There are a number of different types of vulval cancer. The most common type is squamous cell.
Your doctor will take a sample of tissue to find out which type of vulval cancer you have. This is called a biopsy. It goes to a laboratory, where a specialist doctor looks at it closely under a microscope. The doctor is called a pathologist.
The cells of the different types of vulval cancer look different so the pathologist is usually able to tell which type you have.
Squamous cell carcinoma
Squamous cell is the most common type of vulval cancer. About 90 out of 100 vulval cancers (90%) are this type. This type of cancer usually forms slowly over many years.
Most squamous cell cancers start on the outer lips of the vulva (labia majora). But it can also start in the inner lips (labia minora), clitoris, and perineum.
Before it develops, there might be precancerous changes in the cells of the vulva. These can be there for several years.
This is the second most common type of vulval cancer. About 9 out of every 100 vulval cancers (9%) are melanomas.
It is most often found in women older than 50. Melanomas develop from the skin cells that give the skin its colour by producing pigment.
White women are at higher risk of vulval melanoma than black women.
The signs and symptoms of vulval melanoma can include:
- bleeding and pain
- a change in colour (pigment) in any part of the vulva
Fewer than 1 out of every 100 vulval cancers (1%) are sarcomas. Sarcomas are cancers that start in tissue such as muscle or fat under the skin. These cancers tend to grow quite quickly.
There are several different types of sarcomas that can affect the vulva. They include:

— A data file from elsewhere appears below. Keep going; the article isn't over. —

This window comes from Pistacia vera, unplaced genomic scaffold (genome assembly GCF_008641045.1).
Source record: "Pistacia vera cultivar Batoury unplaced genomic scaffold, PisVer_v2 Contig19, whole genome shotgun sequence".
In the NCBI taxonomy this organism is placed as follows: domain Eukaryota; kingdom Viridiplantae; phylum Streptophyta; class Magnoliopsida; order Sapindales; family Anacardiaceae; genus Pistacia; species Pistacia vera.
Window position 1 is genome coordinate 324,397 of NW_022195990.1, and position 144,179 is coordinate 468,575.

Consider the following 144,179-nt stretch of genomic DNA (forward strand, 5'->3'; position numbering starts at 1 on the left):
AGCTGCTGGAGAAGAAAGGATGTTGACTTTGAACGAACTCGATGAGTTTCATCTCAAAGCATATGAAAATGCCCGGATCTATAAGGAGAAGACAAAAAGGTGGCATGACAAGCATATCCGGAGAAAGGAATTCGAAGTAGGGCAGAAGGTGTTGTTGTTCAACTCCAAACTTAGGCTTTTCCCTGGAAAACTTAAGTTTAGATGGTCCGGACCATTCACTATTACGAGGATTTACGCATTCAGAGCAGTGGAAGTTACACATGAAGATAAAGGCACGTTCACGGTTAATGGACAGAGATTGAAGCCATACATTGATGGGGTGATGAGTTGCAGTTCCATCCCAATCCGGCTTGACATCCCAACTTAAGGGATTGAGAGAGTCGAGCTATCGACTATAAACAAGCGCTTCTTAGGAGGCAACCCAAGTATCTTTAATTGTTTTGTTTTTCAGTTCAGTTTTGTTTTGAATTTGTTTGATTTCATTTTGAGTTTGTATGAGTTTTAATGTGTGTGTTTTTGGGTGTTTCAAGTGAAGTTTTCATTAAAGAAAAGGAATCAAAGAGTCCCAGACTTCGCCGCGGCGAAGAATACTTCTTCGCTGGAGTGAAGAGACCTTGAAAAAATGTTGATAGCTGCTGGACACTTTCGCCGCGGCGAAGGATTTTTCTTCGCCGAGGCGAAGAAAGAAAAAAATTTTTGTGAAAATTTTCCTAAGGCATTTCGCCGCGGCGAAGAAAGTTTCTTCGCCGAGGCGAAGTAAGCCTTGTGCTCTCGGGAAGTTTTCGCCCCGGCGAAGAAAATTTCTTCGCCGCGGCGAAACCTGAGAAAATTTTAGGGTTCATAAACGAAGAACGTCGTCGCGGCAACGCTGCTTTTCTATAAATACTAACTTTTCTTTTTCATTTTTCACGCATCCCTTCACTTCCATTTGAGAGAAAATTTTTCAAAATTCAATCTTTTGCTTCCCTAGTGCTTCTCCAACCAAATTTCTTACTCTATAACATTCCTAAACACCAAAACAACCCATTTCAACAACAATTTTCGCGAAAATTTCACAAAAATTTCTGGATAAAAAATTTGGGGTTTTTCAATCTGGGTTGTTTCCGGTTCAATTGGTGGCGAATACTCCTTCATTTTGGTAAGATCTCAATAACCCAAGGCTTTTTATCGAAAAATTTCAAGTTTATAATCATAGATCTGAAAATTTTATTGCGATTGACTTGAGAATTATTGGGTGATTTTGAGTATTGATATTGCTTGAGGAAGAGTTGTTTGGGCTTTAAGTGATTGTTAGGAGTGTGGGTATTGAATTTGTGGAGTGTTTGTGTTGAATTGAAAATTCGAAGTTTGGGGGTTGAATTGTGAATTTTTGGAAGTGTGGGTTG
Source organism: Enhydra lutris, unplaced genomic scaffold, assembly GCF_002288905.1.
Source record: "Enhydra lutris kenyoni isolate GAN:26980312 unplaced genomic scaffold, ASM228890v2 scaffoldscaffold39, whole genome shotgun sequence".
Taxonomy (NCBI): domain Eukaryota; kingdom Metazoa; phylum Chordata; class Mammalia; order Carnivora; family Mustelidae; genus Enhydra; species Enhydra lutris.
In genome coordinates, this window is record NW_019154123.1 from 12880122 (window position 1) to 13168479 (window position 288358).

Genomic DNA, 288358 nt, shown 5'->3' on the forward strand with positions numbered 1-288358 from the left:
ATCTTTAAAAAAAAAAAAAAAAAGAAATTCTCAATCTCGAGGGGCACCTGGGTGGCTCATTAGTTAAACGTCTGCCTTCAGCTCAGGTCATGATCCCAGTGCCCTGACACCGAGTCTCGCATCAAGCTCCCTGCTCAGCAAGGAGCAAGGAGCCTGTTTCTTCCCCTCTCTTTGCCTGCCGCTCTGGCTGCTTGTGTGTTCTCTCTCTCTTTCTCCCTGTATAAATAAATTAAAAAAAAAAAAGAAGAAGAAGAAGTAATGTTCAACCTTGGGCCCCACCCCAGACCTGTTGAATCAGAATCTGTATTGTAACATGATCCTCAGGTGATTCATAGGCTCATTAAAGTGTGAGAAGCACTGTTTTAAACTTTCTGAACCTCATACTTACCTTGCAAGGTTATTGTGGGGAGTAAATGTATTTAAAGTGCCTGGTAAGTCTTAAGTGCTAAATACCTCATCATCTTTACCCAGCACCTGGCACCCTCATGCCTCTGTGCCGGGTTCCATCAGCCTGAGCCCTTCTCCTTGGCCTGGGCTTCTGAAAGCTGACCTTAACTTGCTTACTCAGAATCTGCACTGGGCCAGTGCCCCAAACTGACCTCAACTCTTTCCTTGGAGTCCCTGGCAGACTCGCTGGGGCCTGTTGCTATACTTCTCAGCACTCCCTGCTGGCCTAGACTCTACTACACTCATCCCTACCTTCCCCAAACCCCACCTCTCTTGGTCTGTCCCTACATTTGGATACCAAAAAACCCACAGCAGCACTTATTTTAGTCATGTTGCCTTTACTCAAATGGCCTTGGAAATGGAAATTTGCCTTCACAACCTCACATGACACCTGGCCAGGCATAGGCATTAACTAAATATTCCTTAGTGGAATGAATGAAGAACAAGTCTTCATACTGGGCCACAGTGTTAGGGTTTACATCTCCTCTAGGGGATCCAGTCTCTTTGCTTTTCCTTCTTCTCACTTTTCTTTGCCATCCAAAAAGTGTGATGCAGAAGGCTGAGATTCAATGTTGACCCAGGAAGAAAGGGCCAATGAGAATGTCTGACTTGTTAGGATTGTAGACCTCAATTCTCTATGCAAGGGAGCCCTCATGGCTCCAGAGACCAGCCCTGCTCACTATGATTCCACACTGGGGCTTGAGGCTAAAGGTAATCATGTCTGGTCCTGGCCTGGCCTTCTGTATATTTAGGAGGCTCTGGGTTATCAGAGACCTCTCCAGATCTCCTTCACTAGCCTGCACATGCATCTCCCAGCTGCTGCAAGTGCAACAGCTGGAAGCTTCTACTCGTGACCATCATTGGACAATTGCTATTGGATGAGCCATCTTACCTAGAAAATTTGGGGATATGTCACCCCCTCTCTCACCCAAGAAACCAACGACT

- malignant fibrous histiosarcoma
- epithelioid sarcomas
These are different types of sarcoma which develop from different types of body tissues. Leiomyosarcomas and rhabdomyosarcomas are both muscle tumours. Angiosarcomas begin in the cells of the blood vessels (veins, arteries or capillaries).
Paget’s disease of the vulva
This is a rare type of skin cancer. It usually affects the surface of the skin of the vulva and is slow growing. It is generally seen in women over the age of 50.
Paget’s disease of the vulva causes itching, and it may appear red and flaky. You usually have a biopsy to confirm the diagnosis. Treatment includes:
- surgery with a wide local excision
- imiquimod cream
- photodynamic therapy (PDT)
This is also known as extramammary Paget’s disease as it is similar to Paget’s disease of the breast.
A small number of vulval cancers develop from glands in the vulval skin. These are called adenocarcinomas.
An example of this is Bartholin’s gland cancer. The Bartholin’s glands are 2 small mucous producing glands at the opening of the vagina. They make a fluid which acts as a lubricant during sexual intercourse.
This type of vulval cancer is extremely rare and usually treated with surgery.
Basal cell carcinoma
A small number of vulval cancers are basal cell carcinomas. This type of cancer develops from the deepest layer of skin cells called the basal cells.
This type of cancer is very rare. It looks like a large wart and is a slow growing type of squamous cell carcinoma.